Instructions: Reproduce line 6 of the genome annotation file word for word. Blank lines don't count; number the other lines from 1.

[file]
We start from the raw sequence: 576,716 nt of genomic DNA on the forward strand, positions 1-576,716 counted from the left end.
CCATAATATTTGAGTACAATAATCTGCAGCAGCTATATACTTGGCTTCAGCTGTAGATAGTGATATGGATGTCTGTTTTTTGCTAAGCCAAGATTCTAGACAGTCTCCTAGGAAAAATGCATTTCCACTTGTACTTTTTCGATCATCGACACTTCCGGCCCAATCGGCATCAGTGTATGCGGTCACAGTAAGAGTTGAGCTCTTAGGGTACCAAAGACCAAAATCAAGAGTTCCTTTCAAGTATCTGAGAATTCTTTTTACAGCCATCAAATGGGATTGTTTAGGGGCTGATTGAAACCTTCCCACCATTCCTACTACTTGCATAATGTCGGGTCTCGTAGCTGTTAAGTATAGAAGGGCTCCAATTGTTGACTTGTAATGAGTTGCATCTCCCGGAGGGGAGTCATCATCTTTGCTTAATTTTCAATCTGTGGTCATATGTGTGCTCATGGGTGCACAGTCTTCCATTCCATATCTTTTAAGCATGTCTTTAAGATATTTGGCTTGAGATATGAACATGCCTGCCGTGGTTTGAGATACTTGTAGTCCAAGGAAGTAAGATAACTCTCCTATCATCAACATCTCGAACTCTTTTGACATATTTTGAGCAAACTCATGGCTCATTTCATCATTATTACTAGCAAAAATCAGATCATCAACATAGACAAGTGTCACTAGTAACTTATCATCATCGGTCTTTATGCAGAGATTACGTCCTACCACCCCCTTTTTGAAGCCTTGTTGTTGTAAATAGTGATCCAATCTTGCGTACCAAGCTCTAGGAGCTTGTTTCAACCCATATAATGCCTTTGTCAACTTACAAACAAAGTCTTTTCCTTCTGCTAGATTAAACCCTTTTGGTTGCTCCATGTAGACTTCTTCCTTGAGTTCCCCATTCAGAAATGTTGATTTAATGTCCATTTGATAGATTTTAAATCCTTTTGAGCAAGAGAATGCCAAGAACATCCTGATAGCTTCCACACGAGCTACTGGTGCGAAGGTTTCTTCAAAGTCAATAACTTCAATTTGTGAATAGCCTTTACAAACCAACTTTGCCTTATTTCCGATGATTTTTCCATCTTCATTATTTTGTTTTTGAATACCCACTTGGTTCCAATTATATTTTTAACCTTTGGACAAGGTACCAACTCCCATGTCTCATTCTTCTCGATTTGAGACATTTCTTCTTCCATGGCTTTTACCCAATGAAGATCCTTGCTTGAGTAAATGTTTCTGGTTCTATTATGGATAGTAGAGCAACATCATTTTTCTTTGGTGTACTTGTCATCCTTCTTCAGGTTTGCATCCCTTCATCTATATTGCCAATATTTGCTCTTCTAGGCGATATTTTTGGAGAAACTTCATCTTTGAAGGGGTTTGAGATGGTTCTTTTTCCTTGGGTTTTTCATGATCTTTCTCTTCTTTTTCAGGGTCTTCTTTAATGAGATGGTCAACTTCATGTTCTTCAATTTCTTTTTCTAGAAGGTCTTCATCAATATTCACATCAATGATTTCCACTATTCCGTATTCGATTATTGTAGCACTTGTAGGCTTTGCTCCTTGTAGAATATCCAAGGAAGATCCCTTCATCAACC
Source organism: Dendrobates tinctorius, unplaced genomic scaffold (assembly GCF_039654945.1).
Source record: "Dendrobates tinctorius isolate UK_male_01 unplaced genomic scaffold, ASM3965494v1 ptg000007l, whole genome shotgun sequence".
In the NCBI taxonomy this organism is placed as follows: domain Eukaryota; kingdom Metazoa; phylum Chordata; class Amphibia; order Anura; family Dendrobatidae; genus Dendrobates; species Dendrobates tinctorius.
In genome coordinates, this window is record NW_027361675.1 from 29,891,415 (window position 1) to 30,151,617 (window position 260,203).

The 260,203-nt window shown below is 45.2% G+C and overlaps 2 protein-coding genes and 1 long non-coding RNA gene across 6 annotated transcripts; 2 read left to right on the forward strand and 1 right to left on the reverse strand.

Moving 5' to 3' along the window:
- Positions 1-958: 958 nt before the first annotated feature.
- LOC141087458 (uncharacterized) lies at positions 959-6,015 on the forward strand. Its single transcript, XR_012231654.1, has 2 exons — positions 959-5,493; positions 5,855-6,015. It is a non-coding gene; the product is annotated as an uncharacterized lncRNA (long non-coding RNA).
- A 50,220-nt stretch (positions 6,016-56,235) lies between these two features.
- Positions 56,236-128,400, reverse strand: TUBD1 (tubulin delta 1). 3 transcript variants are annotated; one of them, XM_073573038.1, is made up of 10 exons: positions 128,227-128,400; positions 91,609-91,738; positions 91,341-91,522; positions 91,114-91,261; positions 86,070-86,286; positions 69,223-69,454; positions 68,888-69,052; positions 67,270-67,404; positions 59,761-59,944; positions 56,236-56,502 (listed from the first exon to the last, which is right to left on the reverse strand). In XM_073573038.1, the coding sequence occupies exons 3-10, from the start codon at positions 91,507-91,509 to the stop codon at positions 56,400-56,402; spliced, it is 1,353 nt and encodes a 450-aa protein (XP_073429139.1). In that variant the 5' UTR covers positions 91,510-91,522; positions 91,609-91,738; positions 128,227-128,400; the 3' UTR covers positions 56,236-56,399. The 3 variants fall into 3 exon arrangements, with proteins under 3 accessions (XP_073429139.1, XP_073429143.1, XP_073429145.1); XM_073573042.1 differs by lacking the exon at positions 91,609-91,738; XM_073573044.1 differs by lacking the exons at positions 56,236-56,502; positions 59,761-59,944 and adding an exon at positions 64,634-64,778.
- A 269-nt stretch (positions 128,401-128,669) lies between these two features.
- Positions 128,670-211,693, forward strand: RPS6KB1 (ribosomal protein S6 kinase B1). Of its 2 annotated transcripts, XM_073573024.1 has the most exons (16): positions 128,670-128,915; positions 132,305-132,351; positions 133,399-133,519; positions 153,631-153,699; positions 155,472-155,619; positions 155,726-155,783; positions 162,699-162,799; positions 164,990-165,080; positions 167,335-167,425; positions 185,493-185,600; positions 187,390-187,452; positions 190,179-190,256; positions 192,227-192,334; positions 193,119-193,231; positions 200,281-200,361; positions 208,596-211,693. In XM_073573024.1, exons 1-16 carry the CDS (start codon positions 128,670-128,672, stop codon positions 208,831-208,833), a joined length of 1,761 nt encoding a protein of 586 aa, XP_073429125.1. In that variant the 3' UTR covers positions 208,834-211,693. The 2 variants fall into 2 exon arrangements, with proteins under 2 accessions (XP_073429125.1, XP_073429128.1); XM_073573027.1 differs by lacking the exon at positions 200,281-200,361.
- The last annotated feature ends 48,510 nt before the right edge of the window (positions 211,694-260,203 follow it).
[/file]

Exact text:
In genome coordinates, this window is record NW_027361675.1 from 29,891,415 (window position 1) to 30,151,617 (window position 260,203).